Khuddaka Nikāya

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Canto VIII.
Psalms of Eight Verses

Panthaka Major

Translated from the Pali by Mrs. C.A.F. Rhys Davids.

Public Domain



When our Master had gone to Rājagaha, rolling the excellent wheel of righteousness, Panthaka, the elder son[1] [243] of a rich councillor's daughter and one of her father's servants, used to go with his grandfather to hear the Master, and so won faith with insight. Entering the Order, he became highly versed in the Buddha-Word, and in the four abstract jhānas, in due time becoming arahant. Dwelling in the bliss of jhāna and of fruition, he was reviewing one day his achievement, and in great joy thereat burst into a 'lion's roar' thus:

[510] When first I saw the blessed Master, Him
For whom no fear can anywhence arise,
A wave of deep emotion filled my soul
At sight of Him, the peerless man of men.

[511] Had a man erst on hands and knees besought
Favour of Fortune's goddess hither come,
And won the grace of Master such as this,
Still might he fail to win [the thing he sought].[2]

[512] I for my part [all hindrance] cast away -
[The hope of] wife and children, coin and corn,[3]
And let my hair and beard be shorn, and forth
Into the homeless life I went from home.

[513] The life and training practising, all faculties
Well held in hand, in loyalty to Him,
Buddha supreme, master of self I lived.

[514] Then longing rose within my heart, I yearned
[To consummate]: 'Now will I no more sit,
Not even for a moment, while the dart
Of craving sticketh and is not outdrawn.

[515] Of me thus aye abiding, O! behold[4]
And mark the onward stride of energy:
[244] The Threefold Wisdom have I made my own,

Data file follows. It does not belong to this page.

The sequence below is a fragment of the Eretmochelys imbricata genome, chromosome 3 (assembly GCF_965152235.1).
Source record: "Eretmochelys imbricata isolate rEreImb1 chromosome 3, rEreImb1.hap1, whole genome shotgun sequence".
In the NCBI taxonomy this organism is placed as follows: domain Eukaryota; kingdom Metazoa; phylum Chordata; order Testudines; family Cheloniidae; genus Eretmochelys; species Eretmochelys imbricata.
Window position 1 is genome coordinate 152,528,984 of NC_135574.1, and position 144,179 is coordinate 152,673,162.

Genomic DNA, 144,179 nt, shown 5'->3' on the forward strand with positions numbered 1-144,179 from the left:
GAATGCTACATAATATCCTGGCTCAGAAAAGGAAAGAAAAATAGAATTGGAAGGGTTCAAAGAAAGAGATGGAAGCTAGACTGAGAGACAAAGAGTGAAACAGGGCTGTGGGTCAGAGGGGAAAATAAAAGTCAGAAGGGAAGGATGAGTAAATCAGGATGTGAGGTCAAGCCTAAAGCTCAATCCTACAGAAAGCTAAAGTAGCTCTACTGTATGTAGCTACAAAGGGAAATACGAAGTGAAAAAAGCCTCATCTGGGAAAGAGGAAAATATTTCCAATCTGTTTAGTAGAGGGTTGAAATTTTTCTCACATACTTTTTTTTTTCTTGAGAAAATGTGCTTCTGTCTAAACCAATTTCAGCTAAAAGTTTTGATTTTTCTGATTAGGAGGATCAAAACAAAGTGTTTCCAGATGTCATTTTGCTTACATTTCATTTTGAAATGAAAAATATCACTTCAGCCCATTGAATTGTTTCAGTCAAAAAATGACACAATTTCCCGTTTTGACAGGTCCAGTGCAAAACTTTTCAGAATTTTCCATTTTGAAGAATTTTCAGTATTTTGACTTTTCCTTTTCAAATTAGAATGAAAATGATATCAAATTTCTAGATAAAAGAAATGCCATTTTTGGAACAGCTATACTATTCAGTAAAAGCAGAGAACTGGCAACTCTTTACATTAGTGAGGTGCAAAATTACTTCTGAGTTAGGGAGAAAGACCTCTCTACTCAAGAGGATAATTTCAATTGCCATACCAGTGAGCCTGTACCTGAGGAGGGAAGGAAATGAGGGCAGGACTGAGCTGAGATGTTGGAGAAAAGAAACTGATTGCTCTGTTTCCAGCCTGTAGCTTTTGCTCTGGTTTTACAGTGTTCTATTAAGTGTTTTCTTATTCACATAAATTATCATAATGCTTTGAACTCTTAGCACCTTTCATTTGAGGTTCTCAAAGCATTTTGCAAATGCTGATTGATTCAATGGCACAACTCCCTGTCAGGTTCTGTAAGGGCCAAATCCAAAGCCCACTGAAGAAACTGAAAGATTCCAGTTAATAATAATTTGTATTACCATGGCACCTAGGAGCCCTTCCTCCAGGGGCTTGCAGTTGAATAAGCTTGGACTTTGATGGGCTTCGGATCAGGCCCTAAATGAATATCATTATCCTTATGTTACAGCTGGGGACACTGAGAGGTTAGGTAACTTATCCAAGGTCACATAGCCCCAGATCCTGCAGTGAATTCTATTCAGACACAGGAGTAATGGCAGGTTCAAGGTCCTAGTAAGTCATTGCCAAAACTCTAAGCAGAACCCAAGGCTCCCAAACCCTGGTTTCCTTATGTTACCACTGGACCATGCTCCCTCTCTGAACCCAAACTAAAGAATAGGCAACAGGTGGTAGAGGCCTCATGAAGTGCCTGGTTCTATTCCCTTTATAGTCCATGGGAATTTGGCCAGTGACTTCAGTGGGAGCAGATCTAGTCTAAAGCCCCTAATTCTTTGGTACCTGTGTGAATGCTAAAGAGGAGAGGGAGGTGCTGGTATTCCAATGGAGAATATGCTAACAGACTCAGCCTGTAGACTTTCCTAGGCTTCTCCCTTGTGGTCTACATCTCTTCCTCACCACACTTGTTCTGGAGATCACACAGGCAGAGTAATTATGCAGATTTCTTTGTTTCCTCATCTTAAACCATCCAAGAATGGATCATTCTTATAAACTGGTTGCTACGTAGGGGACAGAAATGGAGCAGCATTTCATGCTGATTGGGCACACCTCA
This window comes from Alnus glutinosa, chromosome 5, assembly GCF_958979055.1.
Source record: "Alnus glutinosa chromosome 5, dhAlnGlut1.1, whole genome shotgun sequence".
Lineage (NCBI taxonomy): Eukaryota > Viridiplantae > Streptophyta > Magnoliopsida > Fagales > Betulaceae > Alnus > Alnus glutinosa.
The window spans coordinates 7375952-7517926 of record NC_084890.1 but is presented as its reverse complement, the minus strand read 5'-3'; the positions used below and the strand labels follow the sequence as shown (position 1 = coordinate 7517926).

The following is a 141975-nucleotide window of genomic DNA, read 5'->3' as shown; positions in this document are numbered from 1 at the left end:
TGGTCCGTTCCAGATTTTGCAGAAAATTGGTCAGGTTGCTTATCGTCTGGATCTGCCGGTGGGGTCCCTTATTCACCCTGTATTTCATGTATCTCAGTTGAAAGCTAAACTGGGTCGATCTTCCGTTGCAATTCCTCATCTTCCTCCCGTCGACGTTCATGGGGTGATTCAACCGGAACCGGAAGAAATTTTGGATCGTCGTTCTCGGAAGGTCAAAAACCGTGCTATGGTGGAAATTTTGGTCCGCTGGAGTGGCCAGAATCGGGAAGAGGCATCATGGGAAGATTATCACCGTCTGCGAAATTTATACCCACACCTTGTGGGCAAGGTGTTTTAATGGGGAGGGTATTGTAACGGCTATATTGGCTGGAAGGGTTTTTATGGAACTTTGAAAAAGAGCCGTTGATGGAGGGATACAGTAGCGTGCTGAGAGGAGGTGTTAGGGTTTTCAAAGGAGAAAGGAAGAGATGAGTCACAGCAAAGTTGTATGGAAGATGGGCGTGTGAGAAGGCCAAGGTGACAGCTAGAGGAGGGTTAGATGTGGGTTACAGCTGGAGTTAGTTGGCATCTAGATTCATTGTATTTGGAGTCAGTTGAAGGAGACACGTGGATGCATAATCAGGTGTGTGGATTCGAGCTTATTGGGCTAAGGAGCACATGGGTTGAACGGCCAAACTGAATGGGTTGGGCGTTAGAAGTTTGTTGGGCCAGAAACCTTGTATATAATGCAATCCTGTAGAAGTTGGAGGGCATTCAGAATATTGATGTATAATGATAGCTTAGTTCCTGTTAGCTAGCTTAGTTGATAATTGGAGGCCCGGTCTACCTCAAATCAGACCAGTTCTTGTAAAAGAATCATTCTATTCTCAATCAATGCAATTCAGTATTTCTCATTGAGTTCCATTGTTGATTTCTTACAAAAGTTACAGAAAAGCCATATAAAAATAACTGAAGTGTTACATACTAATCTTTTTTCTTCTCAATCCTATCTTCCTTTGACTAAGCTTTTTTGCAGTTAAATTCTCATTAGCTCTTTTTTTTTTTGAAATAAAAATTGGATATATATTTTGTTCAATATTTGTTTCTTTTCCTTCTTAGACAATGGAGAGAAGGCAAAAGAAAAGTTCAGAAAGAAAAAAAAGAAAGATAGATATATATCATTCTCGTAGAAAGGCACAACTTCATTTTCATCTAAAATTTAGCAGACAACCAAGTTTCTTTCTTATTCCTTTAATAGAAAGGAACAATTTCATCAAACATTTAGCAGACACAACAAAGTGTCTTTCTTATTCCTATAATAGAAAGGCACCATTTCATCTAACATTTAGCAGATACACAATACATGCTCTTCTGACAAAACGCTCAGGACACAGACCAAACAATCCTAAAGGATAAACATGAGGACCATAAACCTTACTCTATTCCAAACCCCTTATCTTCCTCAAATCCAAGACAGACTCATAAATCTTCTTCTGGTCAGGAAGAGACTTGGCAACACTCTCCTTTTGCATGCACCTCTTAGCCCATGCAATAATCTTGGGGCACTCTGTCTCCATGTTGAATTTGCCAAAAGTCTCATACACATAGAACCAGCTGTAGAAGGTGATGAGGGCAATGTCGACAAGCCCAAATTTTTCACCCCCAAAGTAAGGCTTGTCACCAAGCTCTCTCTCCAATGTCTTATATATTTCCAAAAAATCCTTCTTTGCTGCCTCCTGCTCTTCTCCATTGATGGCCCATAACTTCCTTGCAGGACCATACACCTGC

And all the Buddha bids us do is done.

[516] I know the where and when of former lives,
And clearly shines the eye celestial.
Ar'hant am I, worthy men's offerings.
Released and without basis for rebirth.

[517] For as the darkness melted into light,
And the day broke with rising of the sun,
From craving, stanched and dry, had come release,
And on my couch cross-legged I sat in peace.


[1] The untimely birth of the boys when their mother had set out to return to her kinsfolk, their being named 'Roadling' the Greater and the Less, and their going to live with her kinsfolk, is briefly sketched here, but is told more fully in Jāt., i. 14 ff., and Aṅguttara Commentary on i. 26.

[2] 'Unlucky ... fail at the ninth moment' (? eleventh hour), says the Commentary, which sees, moreover, in siriɱ an allusion not to the goddess of luck (Buddhist India, p. 217), but to the sirisayana or cathedra of a teacher.

[3] Living as a minor with his grandparents, he had as yet none of these, remarks the Commentary.

[4] For this and following lines, cf. verses 167, 224, 296, 332, 477.


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